U.S. Bank Kills Phone Effort U.S. BANK HAS halted a controversial telemarketing program only two days after being sued by the Minnesota Attorney General for alleged privacy violations. The suit, filed on June 9 by Minnesota AG Mike Hatch, alleged that the bank improperly released customers’ private banking information to Memberworks, a Stamford, CT-based telemarketing company, for use in the sale of a health membership program. This data included names, marital status, home ownership, occupation, checking account number, credit card number, Social Security number, average account balance, account frequency information and credit limit, according to the complaint on file with the U.S. District Court for the District of Minnesota. In addition, U.S. Bank violated federal law and banking rules by allowing Memberworks to automatically withdraw payments from a checking account without written authorization from the consumer, the suit alleged. Since November 1996, U.S. Bank has received more than $4 million plus a 22% commission on all sales made by Memberworks, according to the complaint. The episode reflects increasing concern over release of personal data by financial institutions. On Monday, Comptroller of the Currency John D. Hawke Jr. called for banks to stop selling customer information to unaffiliated telemarketers. John F. Grundhofer, CEO of the bank’s parent company U.S. Bancorp, announced in full-page ads in the Minneapolis Star Tribune and the St. Paul Pioneer Press on Ju ne 11 that the bank was “ending [its] participation in this and all similar types of marketing programs for non-finthcial products.”
Rappaport Named DMA List Leader THE DIRECT MARKETING Association has named Donn Rappaport, CEO of American List Counsel Inc., list leader of the year for 1999. Rappaport, who has 20 years’ experience in the list business, is being cited by the DMA as a “leading proponent of innovation, spearheading the evolution from mailing lists to information marketing.” He will receive the award at a reception following the DMA’s List Vision ’99 on Aug. 10. The reception will be held at the 200 Fifth Club in New York. The conference will take place at the Hilton New York & Towers.
Domino’s Hires Relationship Director DOMINO’S PIZZA, Ann Arbor, MI, has named Jack Scheible to the newly created position of senior director of relationship marketing. Scheible had previously been a partner in J. Walter Thompson’s Detroit office, where he managed the planning and integration of national media for the Domino’s Pizza account. Scheible’s responsibilities will include coordinating direct and loyalty marketing efforts, price effectiveness studies and strategic marketing alliances.
AFP Hit by Judge A FEDERAL JUDGE has found American Family Publishers in contempt for violating a deal in which the company agreed to tone down its contest promotions mailed to North Carolina households. Chief U.S. District Judge Terrence Boyle found the sweepstakes company in civil contempt of a 1993 settlement that ended a lawsuit against the company’s practices. The settlement said American Family Publishers would stop using “language of congratulations or other prizewinning declarations which, when considered in context…represents that the recipient of the envelope has won a prize.” A hearing to address potential damages was scheduled for June 29.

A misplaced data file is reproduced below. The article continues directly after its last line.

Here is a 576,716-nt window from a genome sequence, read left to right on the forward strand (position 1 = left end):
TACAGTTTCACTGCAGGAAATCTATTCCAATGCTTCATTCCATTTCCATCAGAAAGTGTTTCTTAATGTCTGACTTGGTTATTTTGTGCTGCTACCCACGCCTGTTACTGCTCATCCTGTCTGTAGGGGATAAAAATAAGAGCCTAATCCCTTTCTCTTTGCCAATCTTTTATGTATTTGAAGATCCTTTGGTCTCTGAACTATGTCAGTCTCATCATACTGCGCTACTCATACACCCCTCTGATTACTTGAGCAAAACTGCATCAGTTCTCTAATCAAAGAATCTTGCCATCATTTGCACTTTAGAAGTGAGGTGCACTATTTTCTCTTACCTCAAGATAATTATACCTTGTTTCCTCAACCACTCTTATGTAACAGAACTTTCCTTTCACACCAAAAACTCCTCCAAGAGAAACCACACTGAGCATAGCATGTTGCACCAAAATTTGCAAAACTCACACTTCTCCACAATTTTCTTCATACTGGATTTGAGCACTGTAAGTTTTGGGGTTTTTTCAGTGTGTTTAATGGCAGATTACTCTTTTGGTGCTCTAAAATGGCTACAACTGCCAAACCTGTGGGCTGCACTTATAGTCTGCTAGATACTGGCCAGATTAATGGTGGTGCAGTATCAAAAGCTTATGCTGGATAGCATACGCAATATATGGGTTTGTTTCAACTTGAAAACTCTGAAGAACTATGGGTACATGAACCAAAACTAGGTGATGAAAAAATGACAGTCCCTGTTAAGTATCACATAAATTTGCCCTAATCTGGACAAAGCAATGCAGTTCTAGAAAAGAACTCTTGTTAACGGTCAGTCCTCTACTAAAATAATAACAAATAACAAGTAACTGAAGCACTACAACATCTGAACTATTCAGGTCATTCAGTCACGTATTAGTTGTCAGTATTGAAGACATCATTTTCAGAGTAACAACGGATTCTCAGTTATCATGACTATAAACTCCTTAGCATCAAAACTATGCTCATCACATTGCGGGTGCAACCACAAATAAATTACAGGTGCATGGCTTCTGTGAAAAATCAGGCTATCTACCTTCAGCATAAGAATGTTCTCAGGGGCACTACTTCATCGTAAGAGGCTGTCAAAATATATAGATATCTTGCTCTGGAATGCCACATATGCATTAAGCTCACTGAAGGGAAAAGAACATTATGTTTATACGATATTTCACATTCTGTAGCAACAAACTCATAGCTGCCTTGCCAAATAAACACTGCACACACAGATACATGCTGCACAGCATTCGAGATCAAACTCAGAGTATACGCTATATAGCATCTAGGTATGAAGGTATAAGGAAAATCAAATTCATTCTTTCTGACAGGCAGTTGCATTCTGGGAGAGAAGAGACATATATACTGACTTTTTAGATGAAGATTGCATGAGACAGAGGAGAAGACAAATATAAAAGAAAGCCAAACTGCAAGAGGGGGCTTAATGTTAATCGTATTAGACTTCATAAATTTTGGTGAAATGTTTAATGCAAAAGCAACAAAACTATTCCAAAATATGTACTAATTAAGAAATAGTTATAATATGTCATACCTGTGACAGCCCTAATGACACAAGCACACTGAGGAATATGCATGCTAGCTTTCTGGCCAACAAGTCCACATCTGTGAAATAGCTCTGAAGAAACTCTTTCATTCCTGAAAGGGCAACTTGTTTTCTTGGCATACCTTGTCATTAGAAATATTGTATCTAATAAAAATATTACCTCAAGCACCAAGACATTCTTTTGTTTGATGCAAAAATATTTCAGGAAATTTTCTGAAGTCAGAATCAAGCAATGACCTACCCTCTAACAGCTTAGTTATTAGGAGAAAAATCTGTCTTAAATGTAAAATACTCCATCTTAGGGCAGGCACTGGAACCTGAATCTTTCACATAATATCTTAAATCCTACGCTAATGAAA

Tiger Settles Charges TIGER DIRECT INC., the Miami-based computer direct marketer, has agreed to settle Federal Trade Commission charges that it misled consumers about its onsite warranty service. The FTC claimed the company failed to provide the service promised in ads and promotional materials-for example, it did not repair keyboards, speakers or mice, though these were depicted in the ads. The agency also alleged that Tiger did not complete repairs in a timely fashion, as advertised. The proposed settlement would prohibit Tiger Direct from misrepresenting the terms of its one-year, on-site warranty. It would also require the company to comply with the relevant provisions of the Magnuson-Moss Warranty Act and the FTC’s own rules.
Lifestyle Change Has a New Owner GEORGIA U.S. Data Services Inc. has acquired Lifestyle Change Communications, the Atlanta-based database and alternative media company. Terms of the sale were not disclosed. Bob Perlstein, president of Lifestyle Change Communications, plans to focus on a new firm, Sports & Entertainment Direct LCC. The new company distributes alternative media packs at sports and entertainment events such as the Super Bowl.
Digest Hires a New VP THE READER’S DIGEST Association Inc., Pleasantville, NY, has appointed Robert J. Raymond to the newly created position of vice president for strategic acquisitions and alliances. Since 1993, Raymond has been general manager for U.S. Music, Video and Special Channels.
USPS Launches System for Flats THE U.S. POSTAL SERVICE will begin a new labeling list and package reallocation system this month for mailers of Standard A mail flats (catalogs and other non-letter-size pieces) and irregular-shaped parcels. Postal officials hope the optional system will lead to an increase in the percentage of palletized and sacked Standard A mail that is pre-sorted by 5-digit ZIP code. Mailers who submit automatable palletized or sacked flats or packages at destination delivery units (DDUs) will be eligible for the basic DDU enhanced carrier route rate of 13.6 cents per piece, if the facility is one at which the carrier cases the mail, according to the USPS. The per-piece charge goes down to 12.5 cents a piece for high-density and 11.4 cents for saturation mailings that are either palletized or sacked entering the mail stream at a DDU. The basic per-piece charge for flats and other non-letter size Standard A mail entering the mail stream at a sectional center facility is 14.1 cents per piece; 13 cents for a high-density mailing and 11.9 cents for a saturation mailing.